You can try though to communicate purely on the body language of the horse without teaching them ours. Natural horsemanship also uses this. And that is driving and pressure, stopping, turning away and giving way. Horses do this very subtly with their fine signals. Humans on the other hand, who are not horses and can't send these fine signals (your ears don't turn in different directions, do they?) have to use some more expressing, bigger, threatening signals, like swinging a rope or whip on the hindquarters.

We don't want that in free work. We use the body language of horses to make ourselves understandable through 'translator' signals that can be learned thanks to positive reinforcement. These signals are also called cues. These can be voice commands and gestures, as well as objects such as a target.

Pressure - how much is enough or to much?

And that includes the subject of pressure. Pressure isn't necessarily wrong or bad. Pressure is above all a scale: a fly that lands on the skin produces a very small amount of pressure, a tickle that would be nice to disappear. But pressure can also be the threat with the whip or even hitting with the whip.

While in all disciplines it is always said to have 'a fine hand', some forms of pressure, as weak as they can be, are still a threat and therefore 'too much' for my taste. Because even a small signal with a fine hand is ultimately just the smallest form of a threat and can escalate eventually.

For example, I can teach a horse to give way to the touch of a whip, but not from the threat "otherwise the whip will hit your butt a bit harder", but from a cue: "I have the first muscle tension when the tip of the whip (or target or finger) touched the skin very softly, already rewarded with a click and a treat. This is how the horse learned: aha! touch=movement=reward and never made a negative experience as in no reactions follows a hit.

The pressure during free work is therefore always as low as possible, its more a cue than pressure at all. What becomes much more important, is the timing.

Now imagine how you can teach a horse to step forward, if you don't use the threat of the whip. Exactly, not from behind and not steering, not as in "away from something", but through following and "towards something". Which, by the way, can also be a very nice attitude to life ;)

Click and treat

Unfortunately, food reward and hand-feeding still has a bad image among many equestrians and there is a lot of misunderstanding and prejudice about why you shouldn't do it.

I can assure you: they are all not true!

Food is the most powerful motivator for all living things. Why wouldn't you want to use it? Because then you just 'bribe' your horse?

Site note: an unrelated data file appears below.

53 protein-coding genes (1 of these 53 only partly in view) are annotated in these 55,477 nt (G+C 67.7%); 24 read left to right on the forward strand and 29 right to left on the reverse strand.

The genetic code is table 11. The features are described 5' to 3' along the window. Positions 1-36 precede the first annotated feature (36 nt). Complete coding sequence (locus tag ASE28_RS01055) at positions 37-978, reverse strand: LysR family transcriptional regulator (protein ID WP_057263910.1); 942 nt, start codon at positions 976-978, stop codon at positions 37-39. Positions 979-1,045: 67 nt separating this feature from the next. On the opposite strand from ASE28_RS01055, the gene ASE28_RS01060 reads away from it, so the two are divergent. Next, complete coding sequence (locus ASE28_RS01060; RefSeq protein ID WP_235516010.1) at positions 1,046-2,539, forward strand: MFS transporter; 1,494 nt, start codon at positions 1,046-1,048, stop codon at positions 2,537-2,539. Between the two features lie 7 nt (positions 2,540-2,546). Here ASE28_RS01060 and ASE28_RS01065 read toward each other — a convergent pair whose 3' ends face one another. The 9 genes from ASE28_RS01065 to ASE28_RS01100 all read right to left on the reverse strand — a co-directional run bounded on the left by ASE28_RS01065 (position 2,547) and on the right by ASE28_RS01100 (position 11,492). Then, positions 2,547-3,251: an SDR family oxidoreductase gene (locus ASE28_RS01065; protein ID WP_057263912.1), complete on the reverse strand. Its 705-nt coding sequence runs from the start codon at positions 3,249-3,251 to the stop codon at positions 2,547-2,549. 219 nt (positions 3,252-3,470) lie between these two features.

I already explained above that this is not the case, but even if it were, would you rather choose threat and force than harmless treats?

And as long as your horse gets enough to eat during the day and can always choose to participate, you don't have to worry about bribery or dependency. Often enough, even though you have food in your hand, your horse will say no to you if he's allowed to. And often enough you will see how your horse's pleasure and fun for life will grow during positive reinforcement training.

However, there are a few things to consider about the subject of food reward.

This is also the best way to begin freedom based training: learn not to beg.

For this, first reward your horse a lot of times for: doing nothing.

Namely to not search with his nose in your pockets, come closer and closer or even nibble and bite.

You click and reward (timing!) ONLY if your horse doesn't 'bother you' for a while (begin short like 0,001 seconds, increase time between wanted behavior and treat).

You can also experiment with the quality of the treats. If your horse is crazy about food, just try it with hay or grass pellets (and make sure your horse has 24/7 access to low-sugar hay).

Are there other ways to train without using treats?

Yes! An important part of free work is the smelling game with horses. However, this is not a form of 'training' but an addition to the life of horses as in enrichment.

Horses can smell extremely well and scent is an important part of their natural life, which unfortunately has been underestimated and ignored since domestication and stalling in traditional stables.

Smelling is therefore also a form of communication, exploring the world and self-regulation.

So you can enrich your horse's living environment with objects, minerals and scent! But also as a session in the arena, 'smelling' offers a nice variety and a basis for especially insecure and introverted horses. Forget the classic "de-spooking" and better let your horse smell & explore and track!

You can read more about this in a following article.

Video: 5 basic exercises

In the video below I filmed and explained 5 basic exercises with Damiro and me.

The exercises are:

- follow and halt

- backing up

- yielding

- gait changes

- trick training

Please note that I have only been working with Damiro since June 2020 and that Damiro is a horse with traumatic experiences. Every horse has a different progress and needs more or less time for a certain exercises. It is important how you respond to it as a trainer and what goals you set yourself.

And finally

This is my first video ever and I'm still at the very beginning of this project. But it really is a heart project for me and I do it with great pleasure and passion. Do you have tips, advice or questions? Don't hesitate to get in touch with me! I am also super grateful for any kind of support, whether with like & share, comments or a donation for a coffee to keep writing energetically :)

Love, Carolina